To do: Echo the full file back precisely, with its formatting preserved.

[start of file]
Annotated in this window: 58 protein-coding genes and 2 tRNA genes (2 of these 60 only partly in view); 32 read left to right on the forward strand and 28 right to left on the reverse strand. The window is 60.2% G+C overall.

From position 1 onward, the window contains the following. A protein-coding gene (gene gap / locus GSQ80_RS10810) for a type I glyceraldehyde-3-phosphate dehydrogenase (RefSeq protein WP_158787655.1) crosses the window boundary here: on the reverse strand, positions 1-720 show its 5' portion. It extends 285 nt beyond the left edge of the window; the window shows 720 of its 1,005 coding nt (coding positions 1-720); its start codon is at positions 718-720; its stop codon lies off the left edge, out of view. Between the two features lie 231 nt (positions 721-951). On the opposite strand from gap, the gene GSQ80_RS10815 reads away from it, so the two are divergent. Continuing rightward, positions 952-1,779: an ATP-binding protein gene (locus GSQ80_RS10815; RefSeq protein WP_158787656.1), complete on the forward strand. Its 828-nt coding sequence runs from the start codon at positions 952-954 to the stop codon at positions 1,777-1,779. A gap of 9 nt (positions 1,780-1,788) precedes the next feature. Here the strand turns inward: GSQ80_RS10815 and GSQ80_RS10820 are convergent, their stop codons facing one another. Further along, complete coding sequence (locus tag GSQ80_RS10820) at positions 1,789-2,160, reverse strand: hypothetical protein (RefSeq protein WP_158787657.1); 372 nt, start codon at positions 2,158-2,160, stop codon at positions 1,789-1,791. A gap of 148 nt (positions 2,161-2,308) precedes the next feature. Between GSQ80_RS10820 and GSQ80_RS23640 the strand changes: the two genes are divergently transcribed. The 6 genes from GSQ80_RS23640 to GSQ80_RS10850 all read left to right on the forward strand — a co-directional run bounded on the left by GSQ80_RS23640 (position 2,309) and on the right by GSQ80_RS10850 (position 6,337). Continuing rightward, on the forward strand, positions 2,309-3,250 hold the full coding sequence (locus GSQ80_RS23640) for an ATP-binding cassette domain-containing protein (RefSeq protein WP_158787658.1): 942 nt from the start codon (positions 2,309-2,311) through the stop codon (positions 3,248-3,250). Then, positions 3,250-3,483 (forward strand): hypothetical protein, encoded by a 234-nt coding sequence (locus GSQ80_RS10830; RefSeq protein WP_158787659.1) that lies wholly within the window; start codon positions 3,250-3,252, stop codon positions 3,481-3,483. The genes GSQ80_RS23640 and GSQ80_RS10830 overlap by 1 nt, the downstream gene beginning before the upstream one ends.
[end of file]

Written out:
Annotated in this window: 58 protein-coding genes and 2 tRNA genes (2 of these 60 only partly in view); 32 read left to right on the forward strand and 28 right to left on the reverse strand. The window is 60.2% G+C overall.

From position 1 onward, the window contains the following. A protein-coding gene (gene gap / locus GSQ80_RS10810) for a type I glyceraldehyde-3-phosphate dehydrogenase (RefSeq protein WP_158787655.1) crosses the window boundary here: on the reverse strand, positions 1-720 show its 5' portion. It extends 285 nt beyond the left edge of the window; the window shows 720 of its 1,005 coding nt (coding positions 1-720); its start codon is at positions 718-720; its stop codon lies off the left edge, out of view. Between the two features lie 231 nt (positions 721-951). On the opposite strand from gap, the gene GSQ80_RS10815 reads away from it, so the two are divergent. Continuing rightward, positions 952-1,779: an ATP-binding protein gene (locus GSQ80_RS10815; RefSeq protein WP_158787656.1), complete on the forward strand. Its 828-nt coding sequence runs from the start codon at positions 952-954 to the stop codon at positions 1,777-1,779. A gap of 9 nt (positions 1,780-1,788) precedes the next feature. Here the strand turns inward: GSQ80_RS10815 and GSQ80_RS10820 are convergent, their stop codons facing one another. Further along, complete coding sequence (locus tag GSQ80_RS10820) at positions 1,789-2,160, reverse strand: hypothetical protein (RefSeq protein WP_158787657.1); 372 nt, start codon at positions 2,158-2,160, stop codon at positions 1,789-1,791. A gap of 148 nt (positions 2,161-2,308) precedes the next feature. Between GSQ80_RS10820 and GSQ80_RS23640 the strand changes: the two genes are divergently transcribed. The 6 genes from GSQ80_RS23640 to GSQ80_RS10850 all read left to right on the forward strand — a co-directional run bounded on the left by GSQ80_RS23640 (position 2,309) and on the right by GSQ80_RS10850 (position 6,337). Continuing rightward, on the forward strand, positions 2,309-3,250 hold the full coding sequence (locus GSQ80_RS23640) for an ATP-binding cassette domain-containing protein (RefSeq protein WP_158787658.1): 942 nt from the start codon (positions 2,309-2,311) through the stop codon (positions 3,248-3,250). Then, positions 3,250-3,483 (forward strand): hypothetical protein, encoded by a 234-nt coding sequence (locus GSQ80_RS10830; RefSeq protein WP_158787659.1) that lies wholly within the window; start codon positions 3,250-3,252, stop codon positions 3,481-3,483. The genes GSQ80_RS23640 and GSQ80_RS10830 overlap by 1 nt, the downstream gene beginning before the upstream one ends.